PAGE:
Sunny’s view on how to change the demographics of wine is apparent in his relaxed setup at Diogenes the Dog where his staff are super friendly and expert at tailoring wine experiences to their varied customers’ needs. 

He’s different to other people of colour I interview and is adamant he hasn’t experienced any prejudice in the workplace because of his black heritage – he also admits he rarely has the time to read material on this subject. His mother was a Team GB athlete and he exudes the kind of determination that many Olympians need to have so racism is far from his thoughts.

“I’ve never experienced being pushed into a corner,” he says. “Or being disadvantaged because of my colour. But it’s also something that I never dwell on.”

Lorraine Copes, founder of social enterprise Be Inclusive Hospitality, was a procurement director at Gordon Ramsay Group and Corbin and King, and a life coach, so she believes in a positive mindset. However, her experiences don’t chime with Sunny’s especially when you consider she was usually the only non-white person in meetings. 

This insidious problem is replicated in all aspects of the industry... there are some phenomenal black and brown people here, and they’re not visible

“White people can work their way up,” she says. “But if you look at the stats, 17.83% of operational staff are BAME: Why are those people of colour not progressing into management?

“This insidious problem is replicated in all aspects of the industry. I know this because there are some phenomenal black and brown people here, and they’re not visible.”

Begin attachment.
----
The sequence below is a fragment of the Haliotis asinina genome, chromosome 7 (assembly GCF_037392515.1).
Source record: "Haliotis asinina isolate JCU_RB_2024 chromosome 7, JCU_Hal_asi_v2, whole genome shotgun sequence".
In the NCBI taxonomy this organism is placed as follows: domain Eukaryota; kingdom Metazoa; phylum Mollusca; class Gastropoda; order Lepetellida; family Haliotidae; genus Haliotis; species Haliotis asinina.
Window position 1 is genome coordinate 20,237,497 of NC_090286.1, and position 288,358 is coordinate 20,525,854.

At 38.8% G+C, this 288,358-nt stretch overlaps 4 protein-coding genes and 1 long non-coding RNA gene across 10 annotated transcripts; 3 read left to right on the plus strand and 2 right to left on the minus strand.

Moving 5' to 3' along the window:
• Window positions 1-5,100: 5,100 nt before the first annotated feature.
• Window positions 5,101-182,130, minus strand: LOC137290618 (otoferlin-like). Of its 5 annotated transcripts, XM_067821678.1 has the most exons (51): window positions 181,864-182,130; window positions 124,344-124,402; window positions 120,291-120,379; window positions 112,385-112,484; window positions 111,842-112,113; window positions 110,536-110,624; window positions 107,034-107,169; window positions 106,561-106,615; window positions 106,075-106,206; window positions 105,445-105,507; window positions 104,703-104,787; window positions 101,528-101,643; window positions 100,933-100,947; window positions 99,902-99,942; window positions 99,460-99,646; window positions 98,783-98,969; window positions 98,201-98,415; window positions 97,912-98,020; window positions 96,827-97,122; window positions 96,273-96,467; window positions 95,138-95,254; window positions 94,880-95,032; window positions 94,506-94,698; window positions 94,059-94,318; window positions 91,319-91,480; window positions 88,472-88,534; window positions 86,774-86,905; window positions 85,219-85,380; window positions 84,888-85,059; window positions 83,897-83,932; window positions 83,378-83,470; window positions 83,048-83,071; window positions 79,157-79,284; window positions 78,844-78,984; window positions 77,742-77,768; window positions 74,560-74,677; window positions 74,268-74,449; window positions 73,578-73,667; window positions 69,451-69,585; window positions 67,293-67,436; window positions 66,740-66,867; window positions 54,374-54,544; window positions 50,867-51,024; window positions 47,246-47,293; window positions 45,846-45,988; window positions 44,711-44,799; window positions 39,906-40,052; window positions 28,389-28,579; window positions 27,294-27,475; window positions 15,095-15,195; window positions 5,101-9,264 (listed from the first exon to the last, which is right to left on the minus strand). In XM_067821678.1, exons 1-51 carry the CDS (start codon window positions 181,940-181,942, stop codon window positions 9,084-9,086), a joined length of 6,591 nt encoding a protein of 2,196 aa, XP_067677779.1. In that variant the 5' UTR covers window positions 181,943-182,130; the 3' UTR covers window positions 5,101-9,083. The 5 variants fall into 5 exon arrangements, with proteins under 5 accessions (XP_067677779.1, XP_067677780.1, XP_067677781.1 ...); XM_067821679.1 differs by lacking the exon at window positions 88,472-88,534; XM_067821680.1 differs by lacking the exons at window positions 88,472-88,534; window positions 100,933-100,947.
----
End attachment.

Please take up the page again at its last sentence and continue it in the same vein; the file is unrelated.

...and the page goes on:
Copes helps companies interested in accelerating racial equity – something that’s seemingly become more popular after the murder of George Floyd – and she’s rolled out a mentorship scheme to complement the research, education and training that Be Inclusive already offered. But the results are limited by the amount of energy needed to make organisations realise they have to do a lot to ensure their staff is diverse and to foster a truly inclusive culture for them.

“This problem is so deep rooted, complex and multi-layered,” she concludes.

When I ask Fikayo for her solution she turns the question back to me.

“How much do you think the wine industry makes globally,” she asks. “It’s going to be over $400bn. There’s so much wealth considering it’s such as niche industry and it could be why people really don’t want diversity because that $400bn is being distributed to white people.

“I just want actions. I don’t want words.”

Your country needs you!

The systemic reality seems bleak but one ‘action’ wine lovers can take to help is to support events that knowledgeable people of colour, like Fikayo, set up. 

“I want to have a bar,” she dreams. “I want to create supper clubs that focus on black and African food and do wine pairings. I want to use them as a medium to educate people who look like me.”

Last month I talked of the fog of uncertainty when it comes to my experiences of wine culture and racism. But for those working on the frontline, like Fikayo, there is no lack of clarity; only a situation where you have to go to work, get paid and take abuse from the Keiths of the world. To eradicate this level of prejudice will require time, energy and above all investment in workers of colour. Change is overdue and it’s about time employers saw people of colour as skilled individuals rather than Kipling’s expendable Gunga Din. 

David Jesudason is a journalist who writes for the Guardian, BBC Culture and Good Beer Hunting. In 2023, CAMRA Books will be publishing his guidebook to Anglo-Indian ‘desi’ pubs. Next issue, David Jesudason will be looking at the issue of wine-making and racial equity.